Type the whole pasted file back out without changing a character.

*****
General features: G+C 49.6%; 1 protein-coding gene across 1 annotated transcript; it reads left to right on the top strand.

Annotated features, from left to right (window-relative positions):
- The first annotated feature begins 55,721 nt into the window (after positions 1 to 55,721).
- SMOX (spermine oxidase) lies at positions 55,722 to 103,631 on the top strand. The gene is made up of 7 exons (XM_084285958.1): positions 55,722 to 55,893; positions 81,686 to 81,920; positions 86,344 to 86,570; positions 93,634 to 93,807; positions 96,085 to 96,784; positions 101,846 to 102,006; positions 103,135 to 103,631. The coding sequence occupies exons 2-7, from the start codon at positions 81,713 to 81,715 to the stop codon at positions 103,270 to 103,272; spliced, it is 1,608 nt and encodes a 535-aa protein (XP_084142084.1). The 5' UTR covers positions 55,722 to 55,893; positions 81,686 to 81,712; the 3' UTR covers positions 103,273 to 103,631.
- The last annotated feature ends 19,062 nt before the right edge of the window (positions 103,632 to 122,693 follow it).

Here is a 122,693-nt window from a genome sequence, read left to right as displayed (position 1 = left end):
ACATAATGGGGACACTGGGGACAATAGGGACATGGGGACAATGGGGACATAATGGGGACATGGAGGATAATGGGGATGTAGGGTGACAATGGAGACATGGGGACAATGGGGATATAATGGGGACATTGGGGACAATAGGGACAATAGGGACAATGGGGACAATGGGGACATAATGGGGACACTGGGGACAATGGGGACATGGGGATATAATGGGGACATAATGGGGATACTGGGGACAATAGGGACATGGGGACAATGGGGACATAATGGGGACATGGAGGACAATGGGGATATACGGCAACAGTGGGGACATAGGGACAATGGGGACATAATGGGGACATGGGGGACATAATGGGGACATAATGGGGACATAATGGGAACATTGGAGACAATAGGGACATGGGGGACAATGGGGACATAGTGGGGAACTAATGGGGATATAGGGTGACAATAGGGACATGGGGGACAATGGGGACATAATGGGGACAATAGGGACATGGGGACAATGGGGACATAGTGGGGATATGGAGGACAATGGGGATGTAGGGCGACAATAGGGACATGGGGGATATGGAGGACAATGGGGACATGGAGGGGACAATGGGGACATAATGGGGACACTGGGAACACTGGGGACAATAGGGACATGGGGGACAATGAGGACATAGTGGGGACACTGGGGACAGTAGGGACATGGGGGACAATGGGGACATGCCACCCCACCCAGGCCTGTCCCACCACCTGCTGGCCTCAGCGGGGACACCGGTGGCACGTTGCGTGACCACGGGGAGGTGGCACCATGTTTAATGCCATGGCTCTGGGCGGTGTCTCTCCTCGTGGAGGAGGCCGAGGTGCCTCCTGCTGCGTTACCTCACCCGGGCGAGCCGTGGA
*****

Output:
General features: G+C 49.6%; 1 protein-coding gene across 1 annotated transcript; it reads left to right on the top strand.

Annotated features, from left to right (window-relative positions):
- The first annotated feature begins 55,721 nt into the window (after positions 1 to 55,721).
- SMOX (spermine oxidase) lies at positions 55,722 to 103,631 on the top strand. The gene is made up of 7 exons (XM_084285958.1): positions 55,722 to 55,893; positions 81,686 to 81,920; positions 86,344 to 86,570; positions 93,634 to 93,807; positions 96,085 to 96,784; positions 101,846 to 102,006; positions 103,135 to 103,631. The coding sequence occupies exons 2-7, from the start codon at positions 81,713 to 81,715 to the stop codon at positions 103,270 to 103,272; spliced, it is 1,608 nt and encodes a 535-aa protein (XP_084142084.1). The 5' UTR covers positions 55,722 to 55,893; positions 81,686 to 81,712; the 3' UTR covers positions 103,273 to 103,631.
- The last annotated feature ends 19,062 nt before the right edge of the window (positions 103,632 to 122,693 follow it).

Here is a 122,693-nt window from a genome sequence, read left to right as displayed (position 1 = left end):
ACATAATGGGGACACTGGGGACAATAGGGACATGGGGACAATGGGGACATAATGGGGACATGGAGGATAATGGGGATGTAGGGTGACAATGGAGACATGGGGACAATGGGGATATAATGGGGACATTGGGGACAATAGGGACAATAGGGACAATGGGGACAATGGGGACATAATGGGGACACTGGGGACAATGGGGACATGGGGATATAATGGGGACATAATGGGGATACTGGGGACAATAGGGACATGGGGACAATGGGGACATAATGGGGACATGGAGGACAATGGGGATATACGGCAACAGTGGGGACATAGGGACAATGGGGACATAATGGGGACATGGGGGACATAATGGGGACATAATGGGGACATAATGGGAACATTGGAGACAATAGGGACATGGGGGACAATGGGGACATAGTGGGGAACTAATGGGGATATAGGGTGACAATAGGGACATGGGGGACAATGGGGACATAATGGGGACAATAGGGACATGGGGACAATGGGGACATAGTGGGGATATGGAGGACAATGGGGATGTAGGGCGACAATAGGGACATGGGGGATATGGAGGACAATGGGGACATGGAGGGGACAATGGGGACATAATGGGGACACTGGGAACACTGGGGACAATAGGGACATGGGGGACAATGAGGACATAGTGGGGACACTGGGGACAGTAGGGACATGGGGGACAATGGGGACATGCCACCCCACCCAGGCCTGTCCCACCACCTGCTGGCCTCAGCGGGGACACCGGTGGCACGTTGCGTGACCACGGGGAGGTGGCACCATGTTTAATGCCATGGCTCTGGGCGGTGTCTCTCCTCGTGGAGGAGGCCGAGGTGCCTCCTGCTGCGTTACCTCACCCGGGCGAGCCGTGGA